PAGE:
global trade

Cargill to halt grain loadings at its Russian export terminal


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Cargill to halt grain loadings at its Russian export terminal

CARGILL. The Cargill logo is pictured on the Provimi Kliba and Protector animal nutrition factory in Lucens, Switzerland, September 22, 2016.

Denis Balibouse/Reuters

Cargill's move stokes concerns about global grain supplies, lifting benchmark wheat futures prices to multi-week highs

Cargill said on Wednesday, March 29, it would take a further step back from the Russian market by no longer handling the top wheat supplier’s grain at its export terminal from July, although its shipping unit will continue to carry grain from the country’s ports.

The move stoked concerns about global grain supplies disrupted by the 13-month-old war in the Black Sea breadbasket region, lifting benchmark wheat futures prices to multi-week highs.

Most international grain traders have stopped new investment in Russia since last year following Moscow’s invasion of Ukraine but continued exporting Russian wheat.

“As grain export-related challenges continue to mount, Cargill will stop elevating Russian grain for export in July 2023 after the completion of the 2022-2023 season,” the company said in an emailed statement.

“Elevating” refers to the lifting of grain into export vessels.

Cargill, which owns a stake in the grain terminal in the Black Sea port of Novorossiisk, did not specify if it was selling the stake.

Benchmark Chicago Board of Trade May wheat futures rallied to a one-month peak on Wednesday and closed at $7.04-3/4 a bushel as the news sparked nervousness about grain flows from top wheat exporter Russia. Paris-based Euronext May milling wheat hit a two-week high and settled at 265.25 euros ($287.13) a metric ton.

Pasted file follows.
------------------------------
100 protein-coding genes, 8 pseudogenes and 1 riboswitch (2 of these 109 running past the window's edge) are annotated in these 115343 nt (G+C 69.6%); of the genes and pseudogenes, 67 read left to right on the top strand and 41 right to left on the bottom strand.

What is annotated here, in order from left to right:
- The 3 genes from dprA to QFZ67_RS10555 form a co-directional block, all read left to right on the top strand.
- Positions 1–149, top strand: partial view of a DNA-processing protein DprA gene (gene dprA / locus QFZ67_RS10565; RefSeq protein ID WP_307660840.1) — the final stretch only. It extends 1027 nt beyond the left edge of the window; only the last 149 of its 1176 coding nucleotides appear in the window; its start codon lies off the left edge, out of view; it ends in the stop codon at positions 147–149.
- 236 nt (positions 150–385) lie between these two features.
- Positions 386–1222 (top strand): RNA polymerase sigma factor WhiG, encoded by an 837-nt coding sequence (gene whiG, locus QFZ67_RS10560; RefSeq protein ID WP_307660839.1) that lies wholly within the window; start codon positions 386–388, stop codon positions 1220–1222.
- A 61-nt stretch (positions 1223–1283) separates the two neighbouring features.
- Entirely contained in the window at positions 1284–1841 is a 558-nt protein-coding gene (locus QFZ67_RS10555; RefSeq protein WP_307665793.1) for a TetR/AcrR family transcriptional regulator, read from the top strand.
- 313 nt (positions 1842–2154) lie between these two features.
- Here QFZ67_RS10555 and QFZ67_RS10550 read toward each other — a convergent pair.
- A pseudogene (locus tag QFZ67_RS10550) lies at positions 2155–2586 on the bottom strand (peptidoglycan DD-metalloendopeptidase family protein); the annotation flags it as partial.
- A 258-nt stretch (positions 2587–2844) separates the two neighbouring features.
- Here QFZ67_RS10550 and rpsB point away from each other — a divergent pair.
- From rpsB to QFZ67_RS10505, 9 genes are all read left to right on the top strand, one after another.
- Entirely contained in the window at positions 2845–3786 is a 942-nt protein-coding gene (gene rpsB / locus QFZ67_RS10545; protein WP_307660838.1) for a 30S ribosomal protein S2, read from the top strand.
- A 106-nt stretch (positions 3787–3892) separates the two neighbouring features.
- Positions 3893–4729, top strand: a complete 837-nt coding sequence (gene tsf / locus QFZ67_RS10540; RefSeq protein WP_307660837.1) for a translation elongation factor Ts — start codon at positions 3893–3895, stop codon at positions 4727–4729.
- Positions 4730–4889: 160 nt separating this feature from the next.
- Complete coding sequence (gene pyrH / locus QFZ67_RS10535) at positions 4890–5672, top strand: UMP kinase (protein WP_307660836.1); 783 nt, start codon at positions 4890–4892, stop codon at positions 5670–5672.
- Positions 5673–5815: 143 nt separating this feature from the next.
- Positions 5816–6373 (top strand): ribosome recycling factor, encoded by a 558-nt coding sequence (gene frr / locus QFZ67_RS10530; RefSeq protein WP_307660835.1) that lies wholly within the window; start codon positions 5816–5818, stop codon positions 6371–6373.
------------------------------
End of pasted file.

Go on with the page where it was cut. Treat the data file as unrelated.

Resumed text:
“Russian state exporters claim that they’ll be able to keep grain moving out at the same pace, but major speculative funds holding large short positions lack confidence in that currently,” Arlan Suderman, chief commodities economist with StoneX, said in a market note.

The Russian agriculture ministry had said earlier that Cargill informed it that it would stop its grain export activities from the start of the next season.

“The cessation of its export activities on the Russian market will not affect the volume of domestic grain shipments abroad. The company’s grain export assets will continue to operate regardless of who manages them,” the agriculture ministry told Reuters.

In addition, grain trader Viterra, part-owned by Switzerland-based mining and trading giant Glencore, is planning to stop grain trading in Russia, Bloomberg News reported, citing sources familiar with the matter.

A spokesperson for Viterra declined to comment but said a statement would be issued at a later stage.

Viterra and Cargill are among the largest exporters of Russian wheat.

According to RBC business daily, Cargill will export 2.2 million metric tons of Russian grain in the 2022-2023 exporting season, or around 4% of Russia’s total grain exports. –

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